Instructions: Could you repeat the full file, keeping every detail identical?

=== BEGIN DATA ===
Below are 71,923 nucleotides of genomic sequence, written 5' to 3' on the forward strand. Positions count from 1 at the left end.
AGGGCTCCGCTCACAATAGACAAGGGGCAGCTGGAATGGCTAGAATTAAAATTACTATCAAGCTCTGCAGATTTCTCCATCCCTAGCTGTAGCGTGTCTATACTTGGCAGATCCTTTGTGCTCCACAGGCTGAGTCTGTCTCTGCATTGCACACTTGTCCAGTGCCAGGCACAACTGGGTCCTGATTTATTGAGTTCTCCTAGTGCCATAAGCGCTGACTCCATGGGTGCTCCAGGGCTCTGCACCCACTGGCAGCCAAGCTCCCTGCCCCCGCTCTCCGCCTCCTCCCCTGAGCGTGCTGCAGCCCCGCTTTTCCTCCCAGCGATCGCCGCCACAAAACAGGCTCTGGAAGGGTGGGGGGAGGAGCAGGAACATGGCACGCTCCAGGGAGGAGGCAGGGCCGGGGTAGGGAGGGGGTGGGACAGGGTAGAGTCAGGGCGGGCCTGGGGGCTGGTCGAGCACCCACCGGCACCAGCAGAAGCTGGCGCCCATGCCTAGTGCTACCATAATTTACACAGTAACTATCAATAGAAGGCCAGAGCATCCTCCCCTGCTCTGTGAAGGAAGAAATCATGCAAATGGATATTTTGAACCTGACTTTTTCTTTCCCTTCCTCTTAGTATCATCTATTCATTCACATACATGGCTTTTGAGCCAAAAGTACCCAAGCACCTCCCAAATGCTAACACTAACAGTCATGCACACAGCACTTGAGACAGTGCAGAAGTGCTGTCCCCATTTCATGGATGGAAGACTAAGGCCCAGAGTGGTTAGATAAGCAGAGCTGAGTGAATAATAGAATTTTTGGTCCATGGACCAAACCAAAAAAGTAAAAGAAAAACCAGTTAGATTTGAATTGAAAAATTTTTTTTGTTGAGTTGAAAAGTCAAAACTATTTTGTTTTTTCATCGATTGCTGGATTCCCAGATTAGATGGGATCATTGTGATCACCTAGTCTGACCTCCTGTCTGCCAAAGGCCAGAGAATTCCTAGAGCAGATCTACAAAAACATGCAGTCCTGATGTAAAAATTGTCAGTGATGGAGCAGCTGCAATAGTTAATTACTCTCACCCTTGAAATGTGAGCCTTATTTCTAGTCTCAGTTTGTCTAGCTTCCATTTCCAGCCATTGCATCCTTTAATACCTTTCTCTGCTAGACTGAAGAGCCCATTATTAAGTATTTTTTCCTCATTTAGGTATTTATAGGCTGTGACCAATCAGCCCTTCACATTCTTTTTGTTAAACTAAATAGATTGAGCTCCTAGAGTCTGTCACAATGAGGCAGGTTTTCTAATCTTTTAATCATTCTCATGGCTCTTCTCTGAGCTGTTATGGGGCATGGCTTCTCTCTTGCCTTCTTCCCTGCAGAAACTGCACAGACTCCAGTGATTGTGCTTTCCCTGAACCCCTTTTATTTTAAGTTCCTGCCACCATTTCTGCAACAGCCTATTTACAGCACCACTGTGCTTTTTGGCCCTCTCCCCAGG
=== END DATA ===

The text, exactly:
Below are 71,923 nucleotides of genomic sequence, written 5' to 3' on the forward strand. Positions count from 1 at the left end.
AGGGCTCCGCTCACAATAGACAAGGGGCAGCTGGAATGGCTAGAATTAAAATTACTATCAAGCTCTGCAGATTTCTCCATCCCTAGCTGTAGCGTGTCTATACTTGGCAGATCCTTTGTGCTCCACAGGCTGAGTCTGTCTCTGCATTGCACACTTGTCCAGTGCCAGGCACAACTGGGTCCTGATTTATTGAGTTCTCCTAGTGCCATAAGCGCTGACTCCATGGGTGCTCCAGGGCTCTGCACCCACTGGCAGCCAAGCTCCCTGCCCCCGCTCTCCGCCTCCTCCCCTGAGCGTGCTGCAGCCCCGCTTTTCCTCCCAGCGATCGCCGCCACAAAACAGGCTCTGGAAGGGTGGGGGGAGGAGCAGGAACATGGCACGCTCCAGGGAGGAGGCAGGGCCGGGGTAGGGAGGGGGTGGGACAGGGTAGAGTCAGGGCGGGCCTGGGGGCTGGTCGAGCACCCACCGGCACCAGCAGAAGCTGGCGCCCATGCCTAGTGCTACCATAATTTACACAGTAACTATCAATAGAAGGCCAGAGCATCCTCCCCTGCTCTGTGAAGGAAGAAATCATGCAAATGGATATTTTGAACCTGACTTTTTCTTTCCCTTCCTCTTAGTATCATCTATTCATTCACATACATGGCTTTTGAGCCAAAAGTACCCAAGCACCTCCCAAATGCTAACACTAACAGTCATGCACACAGCACTTGAGACAGTGCAGAAGTGCTGTCCCCATTTCATGGATGGAAGACTAAGGCCCAGAGTGGTTAGATAAGCAGAGCTGAGTGAATAATAGAATTTTTGGTCCATGGACCAAACCAAAAAAGTAAAAGAAAAACCAGTTAGATTTGAATTGAAAAATTTTTTTTGTTGAGTTGAAAAGTCAAAACTATTTTGTTTTTTCATCGATTGCTGGATTCCCAGATTAGATGGGATCATTGTGATCACCTAGTCTGACCTCCTGTCTGCCAAAGGCCAGAGAATTCCTAGAGCAGATCTACAAAAACATGCAGTCCTGATGTAAAAATTGTCAGTGATGGAGCAGCTGCAATAGTTAATTACTCTCACCCTTGAAATGTGAGCCTTATTTCTAGTCTCAGTTTGTCTAGCTTCCATTTCCAGCCATTGCATCCTTTAATACCTTTCTCTGCTAGACTGAAGAGCCCATTATTAAGTATTTTTTCCTCATTTAGGTATTTATAGGCTGTGACCAATCAGCCCTTCACATTCTTTTTGTTAAACTAAATAGATTGAGCTCCTAGAGTCTGTCACAATGAGGCAGGTTTTCTAATCTTTTAATCATTCTCATGGCTCTTCTCTGAGCTGTTATGGGGCATGGCTTCTCTCTTGCCTTCTTCCCTGCAGAAACTGCACAGACTCCAGTGATTGTGCTTTCCCTGAACCCCTTTTATTTTAAGTTCCTGCCACCATTTCTGCAACAGCCTATTTACAGCACCACTGTGCTTTTTGGCCCTCTCCCCAGG